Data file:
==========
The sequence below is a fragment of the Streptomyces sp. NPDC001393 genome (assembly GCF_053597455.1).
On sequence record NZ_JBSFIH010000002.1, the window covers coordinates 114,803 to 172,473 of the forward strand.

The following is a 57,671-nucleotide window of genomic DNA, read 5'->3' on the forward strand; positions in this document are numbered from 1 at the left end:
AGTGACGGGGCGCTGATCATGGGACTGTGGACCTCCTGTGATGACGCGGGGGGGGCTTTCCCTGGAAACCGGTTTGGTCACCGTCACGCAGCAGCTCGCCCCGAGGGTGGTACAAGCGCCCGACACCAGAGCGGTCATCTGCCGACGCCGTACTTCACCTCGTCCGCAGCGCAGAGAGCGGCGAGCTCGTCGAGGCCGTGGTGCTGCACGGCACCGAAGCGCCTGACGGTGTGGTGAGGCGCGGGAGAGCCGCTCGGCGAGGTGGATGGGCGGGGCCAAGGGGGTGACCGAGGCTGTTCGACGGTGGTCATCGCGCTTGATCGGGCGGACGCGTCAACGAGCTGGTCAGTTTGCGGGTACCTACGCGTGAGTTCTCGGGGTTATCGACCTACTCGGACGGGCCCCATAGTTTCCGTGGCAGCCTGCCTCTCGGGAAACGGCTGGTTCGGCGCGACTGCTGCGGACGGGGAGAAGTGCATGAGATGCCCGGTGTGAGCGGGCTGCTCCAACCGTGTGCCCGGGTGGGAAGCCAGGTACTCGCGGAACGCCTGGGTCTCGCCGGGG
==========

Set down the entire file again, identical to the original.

The sequence below is a fragment of the Streptomyces sp. NPDC001393 genome (assembly GCF_053597455.1).
On sequence record NZ_JBSFIH010000002.1, the window covers coordinates 114,803 to 172,473 of the forward strand.

The following is a 57,671-nucleotide window of genomic DNA, read 5'->3' on the forward strand; positions in this document are numbered from 1 at the left end:
AGTGACGGGGCGCTGATCATGGGACTGTGGACCTCCTGTGATGACGCGGGGGGGGCTTTCCCTGGAAACCGGTTTGGTCACCGTCACGCAGCAGCTCGCCCCGAGGGTGGTACAAGCGCCCGACACCAGAGCGGTCATCTGCCGACGCCGTACTTCACCTCGTCCGCAGCGCAGAGAGCGGCGAGCTCGTCGAGGCCGTGGTGCTGCACGGCACCGAAGCGCCTGACGGTGTGGTGAGGCGCGGGAGAGCCGCTCGGCGAGGTGGATGGGCGGGGCCAAGGGGGTGACCGAGGCTGTTCGACGGTGGTCATCGCGCTTGATCGGGCGGACGCGTCAACGAGCTGGTCAGTTTGCGGGTACCTACGCGTGAGTTCTCGGGGTTATCGACCTACTCGGACGGGCCCCATAGTTTCCGTGGCAGCCTGCCTCTCGGGAAACGGCTGGTTCGGCGCGACTGCTGCGGACGGGGAGAAGTGCATGAGATGCCCGGTGTGAGCGGGCTGCTCCAACCGTGTGCCCGGGTGGGAAGCCAGGTACTCGCGGAACGCCTGGGTCTCGCCGGGG